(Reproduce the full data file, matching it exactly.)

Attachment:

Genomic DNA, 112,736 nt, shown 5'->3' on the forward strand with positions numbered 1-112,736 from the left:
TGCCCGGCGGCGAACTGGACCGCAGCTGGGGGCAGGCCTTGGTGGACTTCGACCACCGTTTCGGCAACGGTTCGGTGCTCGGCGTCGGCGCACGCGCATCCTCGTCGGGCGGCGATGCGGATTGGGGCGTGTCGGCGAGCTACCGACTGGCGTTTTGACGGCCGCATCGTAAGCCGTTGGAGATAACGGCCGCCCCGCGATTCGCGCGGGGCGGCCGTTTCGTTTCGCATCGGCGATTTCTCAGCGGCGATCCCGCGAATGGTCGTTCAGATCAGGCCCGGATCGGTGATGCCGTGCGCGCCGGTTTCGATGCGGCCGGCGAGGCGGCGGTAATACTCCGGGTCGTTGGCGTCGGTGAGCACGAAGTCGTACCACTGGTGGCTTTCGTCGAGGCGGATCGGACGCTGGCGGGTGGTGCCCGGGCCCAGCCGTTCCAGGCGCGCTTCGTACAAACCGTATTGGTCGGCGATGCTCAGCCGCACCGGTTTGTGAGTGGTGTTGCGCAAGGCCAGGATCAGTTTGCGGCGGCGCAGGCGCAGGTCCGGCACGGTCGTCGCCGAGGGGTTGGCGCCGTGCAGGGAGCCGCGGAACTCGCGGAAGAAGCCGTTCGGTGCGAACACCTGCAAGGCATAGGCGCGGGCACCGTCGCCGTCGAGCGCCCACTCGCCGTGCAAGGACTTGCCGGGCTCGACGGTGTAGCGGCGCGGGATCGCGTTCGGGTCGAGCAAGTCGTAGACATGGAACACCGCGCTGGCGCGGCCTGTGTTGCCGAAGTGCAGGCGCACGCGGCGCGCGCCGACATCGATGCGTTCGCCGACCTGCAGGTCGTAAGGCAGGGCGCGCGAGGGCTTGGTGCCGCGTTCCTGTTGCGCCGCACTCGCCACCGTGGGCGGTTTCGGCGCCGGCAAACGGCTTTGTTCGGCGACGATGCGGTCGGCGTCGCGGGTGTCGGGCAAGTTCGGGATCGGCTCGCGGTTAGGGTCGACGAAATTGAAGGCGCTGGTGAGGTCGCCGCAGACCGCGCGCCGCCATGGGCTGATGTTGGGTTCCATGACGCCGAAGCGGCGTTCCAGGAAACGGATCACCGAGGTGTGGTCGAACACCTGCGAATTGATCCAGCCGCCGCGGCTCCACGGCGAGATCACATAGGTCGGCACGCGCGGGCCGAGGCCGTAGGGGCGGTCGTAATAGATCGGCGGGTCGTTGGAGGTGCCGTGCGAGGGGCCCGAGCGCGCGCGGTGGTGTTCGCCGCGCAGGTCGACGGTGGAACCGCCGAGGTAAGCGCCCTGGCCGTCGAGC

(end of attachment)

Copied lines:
Genomic DNA, 112,736 nt, shown 5'->3' on the forward strand with positions numbered 1-112,736 from the left:
TGCCCGGCGGCGAACTGGACCGCAGCTGGGGGCAGGCCTTGGTGGACTTCGACCACCGTTTCGGCAACGGTTCGGTGCTCGGCGTCGGCGCACGCGCATCCTCGTCGGGCGGCGATGCGGATTGGGGCGTGTCGGCGAGCTACCGACTGGCGTTTTGACGGCCGCATCGTAAGCCGTTGGAGATAACGGCCGCCCCGCGATTCGCGCGGGGCGGCCGTTTCGTTTCGCATCGGCGATTTCTCAGCGGCGATCCCGCGAATGGTCGTTCAGATCAGGCCCGGATCGGTGATGCCGTGCGCGCCGGTTTCGATGCGGCCGGCGAGGCGGCGGTAATACTCCGGGTCGTTGGCGTCGGTGAGCACGAAGTCGTACCACTGGTGGCTTTCGTCGAGGCGGATCGGACGCTGGCGGGTGGTGCCCGGGCCCAGCCGTTCCAGGCGCGCTTCGTACAAACCGTATTGGTCGGCGATGCTCAGCCGCACCGGTTTGTGAGTGGTGTTGCGCAAGGCCAGGATCAGTTTGCGGCGGCGCAGGCGCAGGTCCGGCACGGTCGTCGCCGAGGGGTTGGCGCCGTGCAGGGAGCCGCGGAACTCGCGGAAGAAGCCGTTCGGTGCGAACACCTGCAAGGCATAGGCGCGGGCACCGTCGCCGTCGAGCGCCCACTCGCCGTGCAAGGACTTGCCGGGCTCGACGGTGTAGCGGCGCGGGATCGCGTTCGGGTCGAGCAAGTCGTAGACATGGAACACCGCGCTGGCGCGGCCTGTGTTGCCGAAGTGCAGGCGCACGCGGCGCGCGCCGACATCGATGCGTTCGCCGACCTGCAGGTCGTAAGGCAGGGCGCGCGAGGGCTTGGTGCCGCGTTCCTGTTGCGCCGCACTCGCCACCGTGGGCGGTTTCGGCGCCGGCAAACGGCTTTGTTCGGCGACGATGCGGTCGGCGTCGCGGGTGTCGGGCAAGTTCGGGATCGGCTCGCGGTTAGGGTCGACGAAATTGAAGGCGCTGGTGAGGTCGCCGCAGACCGCGCGCCGCCATGGGCTGATGTTGGGTTCCATGACGCCGAAGCGGCGTTCCAGGAAACGGATCACCGAGGTGTGGTCGAACACCTGCGAATTGATCCAGCCGCCGCGGCTCCACGGCGAGATCACATAGGTCGGCACGCGCGGGCCGAGGCCGTAGGGGCGGTCGTAATAGATCGGCGGGTCGTTGGAGGTGCCGTGCGAGGGGCCCGAGCGCGCGCGGTGGTGTTCGCCGCGCAGGTCGACGGTGGAACCGCCGAGGTAAGCGCCCTGGCCGTCGAGC